Hand Lettering for Beginners: 4 Mistakes to Avoid

The start of my own journey to practice hand lettering began a little over a decade ago. I was always fascinated by fonts as a graphic designer and in 2010 I decided to try my hand at creating lettering layouts from scratch.

It took years of practice to get to where I am today – a confident licensing artist who now specializes in BOTH patterns and lettering.

I made a lot of mistakes in those early years, many of which immediately made my efforts look amateurish. But as a licensing artist, that’s the last thing I wanted! Especially as I delved deeper into surface design and realized how useful well-crafted hand lettering designs would be in my portfolio.


Because hand lettering isn’t required in our industry, but it can help set you apart from other designers. So if you’re new to it and want to develop your own lettering layouts, today I’m sharing the four most common mistakes I see in beginners so you can avoid them (unlike I did). In no particular order…

1. Incorrect Thickness

One mistake I see often (and not just from those new to hand lettering) is thickness being added to the wrong part of a thick and thin letter.

It’s most common with letters that have more than just a single vertical stroke like the letters A, M, N, and W. 

Usually, the incorrect thickness will be added to either the first vertical stroke as is the case with the letter A, or on the outside strokes for M, N, and W. It’s a mistake I often made myself in my early lettering years and to this day, I will occasionally catch myself sketching it incorrectly.

But adding thickness this way ends up with awkward feeling letters and that’s because the thickness should instead ALWAYS be placed on the downward strokes of any letter.


Think about how you write the letter “A” for example. You draw it from the baseline up and then back down to the baseline. The first stroke is upward and the second stroke is downward, so that’s where the thickness needs to be. 

So when you’re creating thick and thin letters, double-check every time that the thickest part of each letter is on the downstroke.

2. Obsession with Swirls

When first learning how to create script or brush lettering, it can be really easy to get carried away and add in too many swirls and loops to words. Unfortunately, that often means awkward connections between words or the lettering being overwhelmed, or even worse, hard to read.

Obviously, you don’t want to sacrifice on style (as that’s often the most fun part of hand lettering for beginners), but you also don’t want the lettering to be overshadowed by too many loops or make the reader see a different word than what you intended.

So if you’d like to try adding loops or swirls when you practice hand lettering, start by including only one or two into a piece.


Then as your lettering improves, you can experiment by adding in an extra flourish here and there. And if you’re unsure where to start, the two easiest places to add loops or swirls to letters are:

  • Any lowercase letter with a downstroke like G, J, P, Q, and Y.

  • The first uppercase letter of a word, especially with the script lettering style.

3. Too Many Styles

Each lettering piece should have its own personality, but beginners sometimes try to cram as many styles into one piece as possible – the result can end up looking confusing. The biggest issue is when using clashing lettering styles because it can make your design look awkward.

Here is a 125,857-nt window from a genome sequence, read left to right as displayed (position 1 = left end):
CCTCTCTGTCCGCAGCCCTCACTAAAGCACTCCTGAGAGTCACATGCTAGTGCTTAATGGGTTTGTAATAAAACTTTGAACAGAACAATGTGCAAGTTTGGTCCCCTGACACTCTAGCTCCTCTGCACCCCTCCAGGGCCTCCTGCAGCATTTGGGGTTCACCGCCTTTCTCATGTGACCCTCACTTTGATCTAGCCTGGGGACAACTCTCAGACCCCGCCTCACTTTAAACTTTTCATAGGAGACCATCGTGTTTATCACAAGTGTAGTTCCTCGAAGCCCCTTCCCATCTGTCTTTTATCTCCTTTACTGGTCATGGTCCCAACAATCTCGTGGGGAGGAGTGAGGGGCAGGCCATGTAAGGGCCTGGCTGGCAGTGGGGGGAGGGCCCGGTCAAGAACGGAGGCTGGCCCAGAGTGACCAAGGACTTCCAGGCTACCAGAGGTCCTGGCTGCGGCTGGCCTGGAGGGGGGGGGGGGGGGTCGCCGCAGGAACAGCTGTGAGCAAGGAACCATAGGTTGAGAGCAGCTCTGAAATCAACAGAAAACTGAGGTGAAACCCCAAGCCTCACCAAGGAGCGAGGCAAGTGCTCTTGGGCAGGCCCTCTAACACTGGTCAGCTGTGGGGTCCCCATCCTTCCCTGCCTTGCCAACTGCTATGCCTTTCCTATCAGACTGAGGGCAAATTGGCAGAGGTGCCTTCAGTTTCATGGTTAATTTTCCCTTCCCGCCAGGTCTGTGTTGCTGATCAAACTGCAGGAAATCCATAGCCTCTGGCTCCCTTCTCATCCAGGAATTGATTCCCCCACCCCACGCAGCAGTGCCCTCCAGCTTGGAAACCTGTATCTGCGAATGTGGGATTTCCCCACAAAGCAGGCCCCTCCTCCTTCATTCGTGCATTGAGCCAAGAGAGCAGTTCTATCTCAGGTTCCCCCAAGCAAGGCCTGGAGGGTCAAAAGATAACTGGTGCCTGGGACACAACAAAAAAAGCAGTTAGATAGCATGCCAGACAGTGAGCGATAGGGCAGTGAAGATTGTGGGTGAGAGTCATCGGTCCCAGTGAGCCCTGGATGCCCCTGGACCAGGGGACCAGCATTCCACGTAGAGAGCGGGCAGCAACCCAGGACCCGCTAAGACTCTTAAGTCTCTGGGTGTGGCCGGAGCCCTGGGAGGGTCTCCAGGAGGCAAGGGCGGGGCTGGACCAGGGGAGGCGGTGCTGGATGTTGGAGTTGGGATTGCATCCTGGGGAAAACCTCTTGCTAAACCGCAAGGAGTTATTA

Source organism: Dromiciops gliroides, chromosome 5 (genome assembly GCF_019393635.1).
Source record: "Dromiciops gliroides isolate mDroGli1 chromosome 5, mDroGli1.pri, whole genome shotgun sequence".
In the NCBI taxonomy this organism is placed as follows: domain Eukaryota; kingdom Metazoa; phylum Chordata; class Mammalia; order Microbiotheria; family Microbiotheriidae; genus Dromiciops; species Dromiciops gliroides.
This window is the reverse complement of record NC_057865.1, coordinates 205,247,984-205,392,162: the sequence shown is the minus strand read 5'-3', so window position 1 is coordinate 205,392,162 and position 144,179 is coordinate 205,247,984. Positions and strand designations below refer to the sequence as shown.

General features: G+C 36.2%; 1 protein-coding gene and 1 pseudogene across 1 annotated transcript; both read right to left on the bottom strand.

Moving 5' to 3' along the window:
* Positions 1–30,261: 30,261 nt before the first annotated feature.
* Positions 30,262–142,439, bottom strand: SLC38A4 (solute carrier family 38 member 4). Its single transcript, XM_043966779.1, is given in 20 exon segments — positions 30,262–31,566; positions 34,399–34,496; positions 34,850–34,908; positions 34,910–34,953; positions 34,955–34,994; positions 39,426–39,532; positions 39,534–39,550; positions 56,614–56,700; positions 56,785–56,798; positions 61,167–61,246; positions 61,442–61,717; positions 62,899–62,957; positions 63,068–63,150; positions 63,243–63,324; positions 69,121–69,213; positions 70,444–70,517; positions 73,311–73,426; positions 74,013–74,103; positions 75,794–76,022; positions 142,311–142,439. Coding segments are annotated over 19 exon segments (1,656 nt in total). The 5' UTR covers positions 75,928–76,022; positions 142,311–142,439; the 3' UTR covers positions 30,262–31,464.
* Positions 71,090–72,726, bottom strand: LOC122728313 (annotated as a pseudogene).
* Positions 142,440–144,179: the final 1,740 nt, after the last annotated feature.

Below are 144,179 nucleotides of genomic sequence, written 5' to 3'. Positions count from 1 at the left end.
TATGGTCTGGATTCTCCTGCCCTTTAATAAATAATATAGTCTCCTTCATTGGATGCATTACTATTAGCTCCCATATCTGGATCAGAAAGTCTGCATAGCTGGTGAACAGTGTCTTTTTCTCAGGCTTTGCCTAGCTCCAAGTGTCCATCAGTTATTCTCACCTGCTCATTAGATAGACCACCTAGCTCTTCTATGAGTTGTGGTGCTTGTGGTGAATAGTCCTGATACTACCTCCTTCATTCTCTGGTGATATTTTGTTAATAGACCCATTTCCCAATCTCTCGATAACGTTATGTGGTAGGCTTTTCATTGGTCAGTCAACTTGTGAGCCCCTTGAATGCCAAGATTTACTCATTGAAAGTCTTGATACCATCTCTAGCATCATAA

Here is “less is more,” especially for beginners. Start by including only 2-3 styles that have a lot of contrast.

If you’re not sure what styles pair well together, FontJoy is a great little website that’ll suggest font pairs – just keep refreshing the page or play with the contrast slider at the top of the page for new ideas.

Now can you use more than 3 lettering styles in a single design?

Absolutely! It’s totally possible to do well-designed lettering layouts with 4+ styles and it’s something you can experiment with over time or in your personal work, but you’re more likely to have sellable portfolio pieces if you master the art of pairing 2-3 styles together first.

4. Stretched or Distorted

It’s something I see most often in designers who create artwork in Illustrator – they’ll just exaggerate a design by stretching it.

But the point of lettering is to be read, so if you stretch or distort letters too much, you can make an entire piece unreadable. 

Now I do want to say here that there’s nothing inherently wrong with using super skinny or slightly odd-shaped letters. In fact, unusual details can add a lot of character.


But once you’ve sketched them out, it’s a good idea to take a few steps back and see if you have any trouble reading it. Or better yet, send your in-progress sketch to a friend and ask them if they can.

If you or your friend have any trouble with it, you can go back and make changes, which is much easier to do at the initial sketching phase rather than once the piece is nearly finished.


And there you have it: The four worst lettering mistakes you can make, but now you know how to avoid them!

And if you’d like to learn more, I have a Skillshare class, Hand Lettering for Surface Designers, that’s geared towards beginners looking to use hand lettering for their art licensing portfolios. You’ll learn the all the basics (like the mistakes shared in this post), plus how to build your own hand-lettered layouts from scratch.⁠

There’s even a few hand lettering practice sheets inside the class workbook to help you get started!

 
 

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  1. Georgia says:

    Very interesting Shannon, as this is an area new to me and one I have been considering playing with.
    The timing is perfect – Thank you!

  2. Dora Font says:

    Thanks Shannon! Have a great time in Dublin!

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